Electroencephalographic parameter values from each individual and for each electroencephalographic parameter were fitted separately. The parameters of the described models were estimated using nonlinear regression with ordinary least-squares. The computations were performed on a spreadsheet using the Excel software program (Microsoft, Redmond, WA), and the parameters were optimized with the Solver tool within Excel.

No data were excluded from the pharmacodynamic analysis, but some parameter estimates were excluded from the summary values and from the calculation of the median, according to the following criteria 7:

1. The estimate of T

^{1/2}k^{e0}had to be shorter than 10 min. Values longer than this could not reasonably be supported.2. The C

^{50}had to be less than 10 vol%. Values larger than this usually indicated failure of the model to identify E^{max}.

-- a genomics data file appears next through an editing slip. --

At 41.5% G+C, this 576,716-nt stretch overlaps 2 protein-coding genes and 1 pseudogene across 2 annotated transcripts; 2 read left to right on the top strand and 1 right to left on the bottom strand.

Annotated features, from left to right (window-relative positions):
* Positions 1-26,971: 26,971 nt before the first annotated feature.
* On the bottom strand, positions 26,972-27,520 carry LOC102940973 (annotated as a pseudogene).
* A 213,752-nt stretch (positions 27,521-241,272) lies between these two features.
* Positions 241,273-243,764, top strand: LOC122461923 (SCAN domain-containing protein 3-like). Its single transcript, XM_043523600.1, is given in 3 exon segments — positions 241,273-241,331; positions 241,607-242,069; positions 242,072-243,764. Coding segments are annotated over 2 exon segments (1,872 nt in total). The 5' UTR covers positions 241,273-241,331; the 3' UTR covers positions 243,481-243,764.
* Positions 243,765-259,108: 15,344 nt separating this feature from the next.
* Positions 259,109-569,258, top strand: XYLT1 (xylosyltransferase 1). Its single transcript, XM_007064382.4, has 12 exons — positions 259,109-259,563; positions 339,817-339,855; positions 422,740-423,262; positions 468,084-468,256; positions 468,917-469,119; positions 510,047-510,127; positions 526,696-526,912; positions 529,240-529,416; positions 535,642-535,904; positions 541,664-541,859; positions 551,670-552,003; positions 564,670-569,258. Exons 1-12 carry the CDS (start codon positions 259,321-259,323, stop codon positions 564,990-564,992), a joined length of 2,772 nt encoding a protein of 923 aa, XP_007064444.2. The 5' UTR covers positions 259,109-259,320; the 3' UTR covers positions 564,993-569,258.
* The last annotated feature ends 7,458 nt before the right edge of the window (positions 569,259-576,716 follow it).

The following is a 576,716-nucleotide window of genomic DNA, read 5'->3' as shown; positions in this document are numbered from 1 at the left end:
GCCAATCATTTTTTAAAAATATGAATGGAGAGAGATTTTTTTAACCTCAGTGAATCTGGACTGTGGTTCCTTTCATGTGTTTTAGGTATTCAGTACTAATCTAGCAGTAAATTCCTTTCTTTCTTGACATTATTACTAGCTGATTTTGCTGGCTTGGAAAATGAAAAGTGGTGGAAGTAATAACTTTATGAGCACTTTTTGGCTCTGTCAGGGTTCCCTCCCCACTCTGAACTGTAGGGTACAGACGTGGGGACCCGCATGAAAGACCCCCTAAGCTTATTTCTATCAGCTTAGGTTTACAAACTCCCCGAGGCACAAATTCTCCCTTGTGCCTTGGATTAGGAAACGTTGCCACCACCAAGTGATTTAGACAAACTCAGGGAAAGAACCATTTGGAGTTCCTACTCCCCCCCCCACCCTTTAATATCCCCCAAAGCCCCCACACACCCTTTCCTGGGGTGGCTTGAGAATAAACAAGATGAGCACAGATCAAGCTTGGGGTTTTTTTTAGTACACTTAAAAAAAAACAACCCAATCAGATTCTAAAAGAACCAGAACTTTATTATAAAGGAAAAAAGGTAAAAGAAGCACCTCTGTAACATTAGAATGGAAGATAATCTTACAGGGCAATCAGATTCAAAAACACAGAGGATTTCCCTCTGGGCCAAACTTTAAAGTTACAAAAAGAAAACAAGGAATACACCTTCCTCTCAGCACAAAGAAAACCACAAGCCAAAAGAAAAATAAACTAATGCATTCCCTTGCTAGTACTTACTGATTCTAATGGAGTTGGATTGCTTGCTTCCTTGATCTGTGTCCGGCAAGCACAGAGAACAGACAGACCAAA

The pharmacodynamic model used in this analysis required determination of E^{max}to obtain accurate estimates of C^{50}and k^{e0}. The study design precluded estimation of E^{max}in several patients, resulting in poor estimates in some individuals.

### Statistical Analysis

Because our aim was to maximize the correlation between the measure of drug effect and the drug concentration at the effect site, we chose the coefficient of determination (R^{2}) as the objective function. 8

SSE, the sum of squared errors, represents the sum of the squares of the differences between the observed measurements y^{i}for a given time and the corresponding model prediction, ŷ^{i}. SST, the total sum of squares, stands for the sum of the squares of the differences between each actual measurement and the average of all the measurements, ¯y^{i}.